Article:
Leonardo DRS and Israel’s Rafael have received a $79.6 million TROPHY active protection system order for Army and Marine Corps Abrams tanks, the companies said Tuesday, as they continue to push a lighter version of the capability for Bradleys and Strykers.

The latest deal for the TROPHY APS brings the total value of the program to over $200 million, as the Army continues to outfit its Abrams tanks with a mature, ready-for-deployment anti-tank missile capability.

Leonardo’s Trophy APS, developed by Rafael, on an Army M1 Abrams Tank. Photo: Leonardo DRS

“Leonardo DRS is proud of the confidence shown by the Army in deciding to field TROPHY to even more U.S. combat brigades,” Aaron Hankins, vice president of Leonardo DRS’ land systems division, said in a statement. “Together with our Rafael partners, we are fully committed to meeting our customers’ demands and are working in parallel to further address the urgent protection needs of other U.S. platforms.”

The two companies received an initial $193 million in June of last year to begin integrating TROPHY to meet an immediate need for a system to protect the tanks against anti-tank guided missiles and rocket propelled grenades (Defense Daily, June 26).

Army officials last August told reporters the TROPHY program was back on schedule to start fielding Abrams outfitted with the APS by 2020 after the program had suffered setbacks due to the heavy capability’s propensity to knock the turret off balance (Defense Daily, Aug. 24).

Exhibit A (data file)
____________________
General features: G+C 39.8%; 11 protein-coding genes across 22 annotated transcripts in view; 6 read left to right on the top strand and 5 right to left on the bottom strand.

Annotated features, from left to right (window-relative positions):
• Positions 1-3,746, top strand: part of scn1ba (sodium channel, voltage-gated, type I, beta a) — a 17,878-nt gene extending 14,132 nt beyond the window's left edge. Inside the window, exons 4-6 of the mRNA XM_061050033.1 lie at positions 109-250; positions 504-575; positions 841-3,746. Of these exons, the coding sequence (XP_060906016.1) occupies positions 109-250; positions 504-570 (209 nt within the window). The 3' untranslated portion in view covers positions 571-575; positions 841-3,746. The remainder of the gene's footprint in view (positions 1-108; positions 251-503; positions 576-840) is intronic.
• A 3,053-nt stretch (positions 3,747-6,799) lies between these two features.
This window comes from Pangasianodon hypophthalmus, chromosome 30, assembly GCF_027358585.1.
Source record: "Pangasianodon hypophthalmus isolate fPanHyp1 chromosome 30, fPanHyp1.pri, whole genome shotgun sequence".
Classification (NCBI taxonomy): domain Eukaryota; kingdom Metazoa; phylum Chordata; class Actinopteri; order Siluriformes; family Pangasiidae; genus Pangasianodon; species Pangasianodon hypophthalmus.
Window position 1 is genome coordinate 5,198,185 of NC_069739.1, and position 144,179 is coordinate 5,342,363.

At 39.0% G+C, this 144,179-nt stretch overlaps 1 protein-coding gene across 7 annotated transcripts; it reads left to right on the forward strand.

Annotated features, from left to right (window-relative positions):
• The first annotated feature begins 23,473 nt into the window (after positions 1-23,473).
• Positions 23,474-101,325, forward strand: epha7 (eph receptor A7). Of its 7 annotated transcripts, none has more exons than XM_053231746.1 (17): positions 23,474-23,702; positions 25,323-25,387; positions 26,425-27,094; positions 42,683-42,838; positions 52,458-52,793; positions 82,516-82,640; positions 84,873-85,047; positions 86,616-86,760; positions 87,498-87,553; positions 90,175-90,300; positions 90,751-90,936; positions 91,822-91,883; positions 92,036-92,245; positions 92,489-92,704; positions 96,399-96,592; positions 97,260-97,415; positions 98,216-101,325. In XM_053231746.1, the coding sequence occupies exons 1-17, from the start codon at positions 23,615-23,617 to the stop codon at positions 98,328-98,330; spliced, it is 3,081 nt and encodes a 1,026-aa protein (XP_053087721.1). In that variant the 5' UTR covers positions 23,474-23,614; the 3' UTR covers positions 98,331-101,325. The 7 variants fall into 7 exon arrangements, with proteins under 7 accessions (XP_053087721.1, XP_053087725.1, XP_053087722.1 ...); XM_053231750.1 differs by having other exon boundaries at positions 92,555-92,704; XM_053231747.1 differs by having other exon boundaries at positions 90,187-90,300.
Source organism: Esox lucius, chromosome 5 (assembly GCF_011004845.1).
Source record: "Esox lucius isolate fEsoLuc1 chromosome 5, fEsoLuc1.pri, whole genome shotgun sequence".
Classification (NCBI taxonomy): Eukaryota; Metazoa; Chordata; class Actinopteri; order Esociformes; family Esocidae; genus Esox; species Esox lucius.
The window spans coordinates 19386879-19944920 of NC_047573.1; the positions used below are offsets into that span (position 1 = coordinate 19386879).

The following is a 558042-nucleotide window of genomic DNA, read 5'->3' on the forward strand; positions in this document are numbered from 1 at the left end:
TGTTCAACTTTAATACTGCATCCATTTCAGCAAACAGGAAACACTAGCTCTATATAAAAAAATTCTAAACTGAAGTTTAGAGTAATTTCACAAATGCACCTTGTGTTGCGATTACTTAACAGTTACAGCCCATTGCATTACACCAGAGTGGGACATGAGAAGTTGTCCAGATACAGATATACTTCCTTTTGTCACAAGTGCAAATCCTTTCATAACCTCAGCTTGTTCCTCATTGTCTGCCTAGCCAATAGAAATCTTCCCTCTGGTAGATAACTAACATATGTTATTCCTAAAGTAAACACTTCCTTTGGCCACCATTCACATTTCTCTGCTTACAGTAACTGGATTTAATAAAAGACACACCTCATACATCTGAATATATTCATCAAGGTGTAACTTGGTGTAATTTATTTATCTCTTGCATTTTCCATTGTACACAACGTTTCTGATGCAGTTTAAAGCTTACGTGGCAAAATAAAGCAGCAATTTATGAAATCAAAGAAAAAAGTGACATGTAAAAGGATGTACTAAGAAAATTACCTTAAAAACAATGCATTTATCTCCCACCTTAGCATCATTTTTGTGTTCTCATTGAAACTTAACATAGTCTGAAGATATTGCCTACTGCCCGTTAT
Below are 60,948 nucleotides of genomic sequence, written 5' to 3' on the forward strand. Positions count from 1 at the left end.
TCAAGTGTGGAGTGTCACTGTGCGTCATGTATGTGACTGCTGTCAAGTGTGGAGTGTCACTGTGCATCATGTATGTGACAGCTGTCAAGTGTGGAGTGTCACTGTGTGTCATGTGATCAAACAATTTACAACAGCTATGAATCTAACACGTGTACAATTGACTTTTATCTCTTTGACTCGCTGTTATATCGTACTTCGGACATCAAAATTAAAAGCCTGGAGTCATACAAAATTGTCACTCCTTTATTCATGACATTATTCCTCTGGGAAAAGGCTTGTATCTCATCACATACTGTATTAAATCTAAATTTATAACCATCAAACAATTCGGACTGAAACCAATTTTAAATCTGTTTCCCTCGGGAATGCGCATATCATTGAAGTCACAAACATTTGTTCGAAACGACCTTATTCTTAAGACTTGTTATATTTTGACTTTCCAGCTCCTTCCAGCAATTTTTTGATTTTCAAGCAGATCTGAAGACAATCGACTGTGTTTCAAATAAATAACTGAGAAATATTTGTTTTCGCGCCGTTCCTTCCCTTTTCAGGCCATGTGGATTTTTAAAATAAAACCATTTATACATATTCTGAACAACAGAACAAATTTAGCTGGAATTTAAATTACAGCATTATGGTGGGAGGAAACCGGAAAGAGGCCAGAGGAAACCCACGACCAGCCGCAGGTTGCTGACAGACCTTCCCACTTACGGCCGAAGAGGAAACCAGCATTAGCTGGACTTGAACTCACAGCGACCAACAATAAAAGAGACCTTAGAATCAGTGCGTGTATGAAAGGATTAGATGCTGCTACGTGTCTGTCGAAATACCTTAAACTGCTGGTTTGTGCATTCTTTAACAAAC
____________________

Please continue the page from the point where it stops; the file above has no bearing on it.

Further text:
Leonardo DRS and Rafael officials said the company plans to continue pushing a lighter version of the capability, the TROPHY VPS, for the Army’s Bradleys and Strykers.

“Rafael does not stand still. TROPHY VPS provides the same capabilities and performance as TROPHY in a significantly smaller package,” Moshe Elazar, head of Rafael’s land and naval division, said in a statement.

Officials have previously demonstrated the TROPHY VPS on a Bradley fighting vehicle at a series of live-fire qualifications in Israel (Defense Daily, Sept. 24).

The updated TROPHY VPS is 40 percent lighter than its APS counterpart and is specifically designed for the smaller vehicles.

The Army will test the lighter system on Strykers at an upcoming demonstration in February, according to company officials.

Army officials did not immediately respond to requests to specify the number of TROPHY APS units purchased and when deliveries will begin.

Ashley John, public affairs director for the Next Generation Combat Vehicle cross-functional team, told Defense Daily in December the Army intends to purchase the Iron First APS, built by Israel’s IMI Systems, for its Bradleys (Defense Daily, Dec. 14).